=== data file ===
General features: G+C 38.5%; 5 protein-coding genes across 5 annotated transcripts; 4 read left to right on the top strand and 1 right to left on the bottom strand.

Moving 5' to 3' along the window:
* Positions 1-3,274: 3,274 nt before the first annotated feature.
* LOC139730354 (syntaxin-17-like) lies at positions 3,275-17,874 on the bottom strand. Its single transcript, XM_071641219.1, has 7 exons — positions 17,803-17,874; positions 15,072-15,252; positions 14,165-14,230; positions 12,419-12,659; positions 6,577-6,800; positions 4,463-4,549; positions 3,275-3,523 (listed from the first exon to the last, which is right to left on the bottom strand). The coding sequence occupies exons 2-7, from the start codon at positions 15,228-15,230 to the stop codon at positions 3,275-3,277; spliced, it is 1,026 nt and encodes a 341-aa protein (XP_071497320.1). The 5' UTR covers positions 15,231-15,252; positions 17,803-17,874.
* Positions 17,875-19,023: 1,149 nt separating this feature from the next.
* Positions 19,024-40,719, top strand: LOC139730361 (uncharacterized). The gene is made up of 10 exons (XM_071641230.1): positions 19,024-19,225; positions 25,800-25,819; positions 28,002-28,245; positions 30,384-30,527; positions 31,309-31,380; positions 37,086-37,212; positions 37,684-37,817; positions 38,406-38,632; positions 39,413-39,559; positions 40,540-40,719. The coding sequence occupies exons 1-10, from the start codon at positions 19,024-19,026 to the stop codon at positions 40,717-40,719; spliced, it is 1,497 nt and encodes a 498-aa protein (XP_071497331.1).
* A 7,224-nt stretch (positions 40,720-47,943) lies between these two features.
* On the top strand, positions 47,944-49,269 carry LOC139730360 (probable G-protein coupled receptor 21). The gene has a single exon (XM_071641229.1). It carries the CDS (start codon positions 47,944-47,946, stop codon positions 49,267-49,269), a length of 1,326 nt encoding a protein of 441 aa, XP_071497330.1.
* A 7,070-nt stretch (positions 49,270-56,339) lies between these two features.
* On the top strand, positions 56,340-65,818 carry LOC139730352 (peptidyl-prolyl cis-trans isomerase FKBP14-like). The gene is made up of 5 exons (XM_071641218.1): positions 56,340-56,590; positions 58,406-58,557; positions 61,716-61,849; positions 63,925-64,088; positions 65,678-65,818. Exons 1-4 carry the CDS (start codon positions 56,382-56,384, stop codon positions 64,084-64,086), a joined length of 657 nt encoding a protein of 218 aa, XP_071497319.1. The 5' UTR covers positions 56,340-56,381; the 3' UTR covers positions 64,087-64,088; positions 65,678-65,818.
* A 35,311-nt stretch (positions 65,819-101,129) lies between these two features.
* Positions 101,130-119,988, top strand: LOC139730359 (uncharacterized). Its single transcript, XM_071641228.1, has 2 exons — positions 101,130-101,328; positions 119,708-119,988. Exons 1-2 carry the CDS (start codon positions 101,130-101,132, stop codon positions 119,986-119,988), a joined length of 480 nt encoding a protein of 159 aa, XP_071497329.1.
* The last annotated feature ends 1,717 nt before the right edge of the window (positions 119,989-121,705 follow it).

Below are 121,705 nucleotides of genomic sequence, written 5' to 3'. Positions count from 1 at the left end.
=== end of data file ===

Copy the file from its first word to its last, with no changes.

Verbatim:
General features: G+C 38.5%; 5 protein-coding genes across 5 annotated transcripts; 4 read left to right on the top strand and 1 right to left on the bottom strand.

Moving 5' to 3' along the window:
* Positions 1-3,274: 3,274 nt before the first annotated feature.
* LOC139730354 (syntaxin-17-like) lies at positions 3,275-17,874 on the bottom strand. Its single transcript, XM_071641219.1, has 7 exons — positions 17,803-17,874; positions 15,072-15,252; positions 14,165-14,230; positions 12,419-12,659; positions 6,577-6,800; positions 4,463-4,549; positions 3,275-3,523 (listed from the first exon to the last, which is right to left on the bottom strand). The coding sequence occupies exons 2-7, from the start codon at positions 15,228-15,230 to the stop codon at positions 3,275-3,277; spliced, it is 1,026 nt and encodes a 341-aa protein (XP_071497320.1). The 5' UTR covers positions 15,231-15,252; positions 17,803-17,874.
* Positions 17,875-19,023: 1,149 nt separating this feature from the next.
* Positions 19,024-40,719, top strand: LOC139730361 (uncharacterized). The gene is made up of 10 exons (XM_071641230.1): positions 19,024-19,225; positions 25,800-25,819; positions 28,002-28,245; positions 30,384-30,527; positions 31,309-31,380; positions 37,086-37,212; positions 37,684-37,817; positions 38,406-38,632; positions 39,413-39,559; positions 40,540-40,719. The coding sequence occupies exons 1-10, from the start codon at positions 19,024-19,026 to the stop codon at positions 40,717-40,719; spliced, it is 1,497 nt and encodes a 498-aa protein (XP_071497331.1).
* A 7,224-nt stretch (positions 40,720-47,943) lies between these two features.
* On the top strand, positions 47,944-49,269 carry LOC139730360 (probable G-protein coupled receptor 21). The gene has a single exon (XM_071641229.1). It carries the CDS (start codon positions 47,944-47,946, stop codon positions 49,267-49,269), a length of 1,326 nt encoding a protein of 441 aa, XP_071497330.1.
* A 7,070-nt stretch (positions 49,270-56,339) lies between these two features.
* On the top strand, positions 56,340-65,818 carry LOC139730352 (peptidyl-prolyl cis-trans isomerase FKBP14-like). The gene is made up of 5 exons (XM_071641218.1): positions 56,340-56,590; positions 58,406-58,557; positions 61,716-61,849; positions 63,925-64,088; positions 65,678-65,818. Exons 1-4 carry the CDS (start codon positions 56,382-56,384, stop codon positions 64,084-64,086), a joined length of 657 nt encoding a protein of 218 aa, XP_071497319.1. The 5' UTR covers positions 56,340-56,381; the 3' UTR covers positions 64,087-64,088; positions 65,678-65,818.
* A 35,311-nt stretch (positions 65,819-101,129) lies between these two features.
* Positions 101,130-119,988, top strand: LOC139730359 (uncharacterized). Its single transcript, XM_071641228.1, has 2 exons — positions 101,130-101,328; positions 119,708-119,988. Exons 1-2 carry the CDS (start codon positions 101,130-101,132, stop codon positions 119,986-119,988), a joined length of 480 nt encoding a protein of 159 aa, XP_071497329.1.
* The last annotated feature ends 1,717 nt before the right edge of the window (positions 119,989-121,705 follow it).

Below are 121,705 nucleotides of genomic sequence, written 5' to 3'. Positions count from 1 at the left end.